This study introduces DBCS as a means to better visualize fluid flow dynamics and a simple method to allow comparison with computational models in the field of fluid mechanics, specifically in the study of prosthetic heart valves. Dairy-based colloidal suspension has shown promise with providing quantifiable high contrast flow visualization. By using this technique, two different valve housing segments containing their respective hinge geometries were compared, demonstrating significantly different washout dynamics. Although similar in overall hinge-pivot function, the specific hinge geometries (with the valve leaflets absent) created unique stagnation zones and clearance rates. In our model system, DBCS washout of valve 2 is markedly faster than valve 1, implying less inherent stagnation. This factor may be of importance to the thrombogenicity of valve designs. Although the relationship between experimental hinge washout dynamics and thromboembolic complications of the valves need to be compared with in vivo studies, the methodology shows promise to assist in investigating the contributing factors for TEs. In addition to its utility in investigating heart valves, this approach may be generally useful in evaluating stasis, turbulence, and disturbed blood flow in other cardiovascular devices, such as pumps and vascular prosthesis.
The authors thank Drs. Hongseok (Moses) Noh, Antonios Zavaliangos, and Patricia Shewokis for their advice and guidance.
Supplemental Video 1: Washout of Valve 1 and Valve 2 at 5.1x10-3 m/s. The DBCS in Valve 2 washed out 47.5% faster than Valve 1.
Supplemental Video 2: Top view of the intensity topography maps (i-Maps) depicting washout patterns of Valve 1 and Valve 2. The brighter color denotes higher DBCS concentrations, while the darker blue denotes lower or absence of DBCS. Note: The bright “sun-spot” that remains in the intensity plots after washout is a reflection artifact resulting from the microscope illumination.
1. Pibarot P, Dumesnil JG. Prosthetic heart valves: Selection of the optimal prosthesis and long-term management. Circulation. 2009;119:1034–1048
2. Forsberg P, DeSancho MT. Role of novel anticoagulants for patients with mechanical heart valves. Curr Atheroscler Rep. 2014;16:448
3. Tillquist MN, Maddox TM. Cardiac crossroads: Deciding between mechanical or bioprosthetic heart valve replacement. Patient Prefer Adherence. 2011;5:91–99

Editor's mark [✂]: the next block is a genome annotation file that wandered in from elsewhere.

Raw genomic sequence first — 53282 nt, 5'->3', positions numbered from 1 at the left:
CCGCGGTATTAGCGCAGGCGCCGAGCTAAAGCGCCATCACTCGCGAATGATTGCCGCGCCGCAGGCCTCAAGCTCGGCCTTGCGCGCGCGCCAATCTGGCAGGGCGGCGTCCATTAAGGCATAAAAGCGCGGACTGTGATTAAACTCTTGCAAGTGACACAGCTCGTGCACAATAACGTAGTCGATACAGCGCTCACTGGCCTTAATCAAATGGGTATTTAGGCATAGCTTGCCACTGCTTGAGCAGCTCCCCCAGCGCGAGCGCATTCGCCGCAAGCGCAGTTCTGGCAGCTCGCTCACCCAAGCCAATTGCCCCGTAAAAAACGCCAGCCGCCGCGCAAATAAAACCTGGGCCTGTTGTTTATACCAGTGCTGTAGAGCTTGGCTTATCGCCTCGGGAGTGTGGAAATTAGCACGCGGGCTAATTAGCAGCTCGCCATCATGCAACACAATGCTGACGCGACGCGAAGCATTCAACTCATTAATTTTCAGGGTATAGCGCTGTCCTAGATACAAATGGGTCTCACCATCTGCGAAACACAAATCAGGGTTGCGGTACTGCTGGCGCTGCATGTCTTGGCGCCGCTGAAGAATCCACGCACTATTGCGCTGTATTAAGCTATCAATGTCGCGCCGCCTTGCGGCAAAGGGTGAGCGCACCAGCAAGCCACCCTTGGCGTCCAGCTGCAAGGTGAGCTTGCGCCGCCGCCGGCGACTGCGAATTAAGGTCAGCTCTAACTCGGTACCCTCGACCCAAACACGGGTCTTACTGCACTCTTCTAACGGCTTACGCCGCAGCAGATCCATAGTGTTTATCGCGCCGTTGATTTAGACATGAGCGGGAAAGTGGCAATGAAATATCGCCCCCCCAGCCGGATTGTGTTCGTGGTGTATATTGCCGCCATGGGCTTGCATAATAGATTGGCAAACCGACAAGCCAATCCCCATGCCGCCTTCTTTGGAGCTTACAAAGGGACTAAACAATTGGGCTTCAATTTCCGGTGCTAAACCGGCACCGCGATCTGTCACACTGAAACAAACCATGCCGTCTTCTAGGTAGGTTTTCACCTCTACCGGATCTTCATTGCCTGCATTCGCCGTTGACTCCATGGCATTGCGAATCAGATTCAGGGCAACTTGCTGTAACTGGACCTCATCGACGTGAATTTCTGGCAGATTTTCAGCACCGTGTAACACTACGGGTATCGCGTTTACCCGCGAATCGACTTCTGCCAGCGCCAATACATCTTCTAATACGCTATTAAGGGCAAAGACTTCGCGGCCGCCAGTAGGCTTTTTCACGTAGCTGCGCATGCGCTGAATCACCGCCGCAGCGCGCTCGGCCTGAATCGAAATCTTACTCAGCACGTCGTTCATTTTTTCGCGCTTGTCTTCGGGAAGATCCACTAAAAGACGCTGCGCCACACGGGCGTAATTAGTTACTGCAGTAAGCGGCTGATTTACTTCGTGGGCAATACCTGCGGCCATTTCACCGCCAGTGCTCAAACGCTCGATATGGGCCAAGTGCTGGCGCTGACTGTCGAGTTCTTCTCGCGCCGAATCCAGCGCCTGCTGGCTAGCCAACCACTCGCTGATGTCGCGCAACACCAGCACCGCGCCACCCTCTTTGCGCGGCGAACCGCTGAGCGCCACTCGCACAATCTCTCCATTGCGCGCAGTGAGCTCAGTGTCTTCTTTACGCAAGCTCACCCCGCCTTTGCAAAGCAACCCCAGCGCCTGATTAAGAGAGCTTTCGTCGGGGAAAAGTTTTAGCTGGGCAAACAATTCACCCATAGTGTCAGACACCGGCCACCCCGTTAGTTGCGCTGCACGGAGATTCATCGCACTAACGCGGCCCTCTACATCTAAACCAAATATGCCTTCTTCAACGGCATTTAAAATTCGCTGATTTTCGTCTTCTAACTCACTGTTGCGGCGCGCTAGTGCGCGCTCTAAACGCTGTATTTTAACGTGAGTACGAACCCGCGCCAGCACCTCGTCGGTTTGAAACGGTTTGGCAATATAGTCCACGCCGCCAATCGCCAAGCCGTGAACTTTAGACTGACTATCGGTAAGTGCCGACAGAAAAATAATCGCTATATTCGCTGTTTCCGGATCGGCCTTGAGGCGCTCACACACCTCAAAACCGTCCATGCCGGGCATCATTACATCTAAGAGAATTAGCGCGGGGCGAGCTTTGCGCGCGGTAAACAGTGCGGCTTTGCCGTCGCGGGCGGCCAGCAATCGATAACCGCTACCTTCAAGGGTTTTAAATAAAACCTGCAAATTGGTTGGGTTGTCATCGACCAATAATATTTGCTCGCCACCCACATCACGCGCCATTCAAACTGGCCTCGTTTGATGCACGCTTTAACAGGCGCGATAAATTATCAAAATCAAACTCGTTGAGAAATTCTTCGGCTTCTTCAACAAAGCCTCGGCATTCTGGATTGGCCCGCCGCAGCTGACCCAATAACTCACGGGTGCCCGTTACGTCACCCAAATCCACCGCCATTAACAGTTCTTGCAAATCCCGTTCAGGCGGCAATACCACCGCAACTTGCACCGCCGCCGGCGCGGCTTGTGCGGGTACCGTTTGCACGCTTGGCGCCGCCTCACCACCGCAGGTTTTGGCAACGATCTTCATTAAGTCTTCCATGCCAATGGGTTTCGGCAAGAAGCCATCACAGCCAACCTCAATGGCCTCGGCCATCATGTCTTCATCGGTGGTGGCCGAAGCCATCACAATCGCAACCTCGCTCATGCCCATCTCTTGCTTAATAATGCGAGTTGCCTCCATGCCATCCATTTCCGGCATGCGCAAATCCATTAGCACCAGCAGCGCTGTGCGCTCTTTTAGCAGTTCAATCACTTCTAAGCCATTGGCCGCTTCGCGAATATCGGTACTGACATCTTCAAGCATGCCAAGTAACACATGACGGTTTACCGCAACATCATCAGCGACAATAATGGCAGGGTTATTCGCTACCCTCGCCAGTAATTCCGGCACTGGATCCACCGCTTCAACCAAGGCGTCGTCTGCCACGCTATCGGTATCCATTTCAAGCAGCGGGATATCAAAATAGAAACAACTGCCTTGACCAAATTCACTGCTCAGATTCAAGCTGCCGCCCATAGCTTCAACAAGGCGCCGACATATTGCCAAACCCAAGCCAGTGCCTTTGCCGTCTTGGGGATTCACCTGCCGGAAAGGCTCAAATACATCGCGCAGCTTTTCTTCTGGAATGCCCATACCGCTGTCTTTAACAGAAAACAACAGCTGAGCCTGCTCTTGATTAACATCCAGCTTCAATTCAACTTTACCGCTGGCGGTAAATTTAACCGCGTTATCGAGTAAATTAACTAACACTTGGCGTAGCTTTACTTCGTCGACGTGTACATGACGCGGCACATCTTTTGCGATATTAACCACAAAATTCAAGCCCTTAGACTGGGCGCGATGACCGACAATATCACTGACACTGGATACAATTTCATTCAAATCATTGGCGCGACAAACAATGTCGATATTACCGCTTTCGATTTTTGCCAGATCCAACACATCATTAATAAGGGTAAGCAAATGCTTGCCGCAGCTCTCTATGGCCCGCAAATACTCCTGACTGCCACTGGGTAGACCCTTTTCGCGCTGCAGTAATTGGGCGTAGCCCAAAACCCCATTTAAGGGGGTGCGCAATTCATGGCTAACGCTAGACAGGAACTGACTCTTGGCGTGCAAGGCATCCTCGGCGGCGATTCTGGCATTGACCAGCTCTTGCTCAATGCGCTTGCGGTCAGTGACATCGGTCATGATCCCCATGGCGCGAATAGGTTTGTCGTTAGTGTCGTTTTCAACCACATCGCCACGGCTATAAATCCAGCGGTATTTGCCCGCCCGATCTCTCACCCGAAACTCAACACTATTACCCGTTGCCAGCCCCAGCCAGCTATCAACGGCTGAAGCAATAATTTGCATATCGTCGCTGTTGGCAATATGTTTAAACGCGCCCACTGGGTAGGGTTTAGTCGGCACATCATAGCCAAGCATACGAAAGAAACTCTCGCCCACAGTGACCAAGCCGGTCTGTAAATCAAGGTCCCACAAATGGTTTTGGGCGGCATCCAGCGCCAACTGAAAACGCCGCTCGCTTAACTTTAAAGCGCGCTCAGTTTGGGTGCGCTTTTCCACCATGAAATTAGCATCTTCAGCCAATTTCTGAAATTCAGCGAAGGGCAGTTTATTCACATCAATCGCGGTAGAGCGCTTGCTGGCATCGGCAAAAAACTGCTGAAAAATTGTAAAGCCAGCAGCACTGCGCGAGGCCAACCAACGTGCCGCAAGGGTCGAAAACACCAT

4. Yun BM, Wu J, Simon HA, et al. A numerical investigation of blood damage in the hinge area of aortic bileaflet mechanical heart valves during the leakage phase. Ann Biomed Eng. 2012;40:1468–1485
5. Grzymala-Lubanski B, Labaf A, Englund E, Svensson PJ, Själander A. Mechanical heart valve prosthesis and warfarin—Treatment quality and prognosis. Thromb Res. 2014;133:795–798
6. Jun BH, Saikrishnan N, Arjunon S, Yun BM, Yoganathan AP. Effect of hinge gap width of a St. Jude medical bileaflet mechanical heart valve on blood damage potential—An in vitro
micro particle image velocimetry study. J Biomech Eng. 2014;136:091008
7. Ellis JT, Yoganathan AP. A comparison of the hinge and near-hinge flow fields of the St Jude medical hemodynamic plus and regent bileaflet mechanical heart valves. J Thorac Cardiovasc Surg. 2000;119:83–93
8. Martin AJ, Christy JR. An in-vitro technique for assessment of thrombogenicity in mechanical prosthetic cardiac valves: Evaluation with a range of valve types. J Heart Valve Dis. 2004;13:509–520
9. Scharfschwerdt M, Thomschke M, Sievers HH. In-vitro localization of initial flow-induced thrombus formation in bileaflet mechanical heart valves. ASAIO J. 2009;55:19–23
10. Smits AJ Flow Visualization: Techniques and Examples. 20122nd ed. London Imperial College Press
11. Lee H, Tatsumi E, Taenaka Y. Flow visualization of a monoleaflet and bileaflet mechanical heart valve in a pneumatic ventricular assist device using A PIV system. ASAIO. 2010;56:186–193
12. Ezzat AW, Mansoor TM. Water flow visualization and velocity measurement using hydrogen bubble generation technique in low speed open channel. J Eng. 2012;18:844–858
mechanical heart valve; flow visualization; colloidal suspension; thromboembolism; flow velocity; flow stagnation
Supplemental Digital Content
Copyright © 2016 by the American Society for Artificial Internal Organs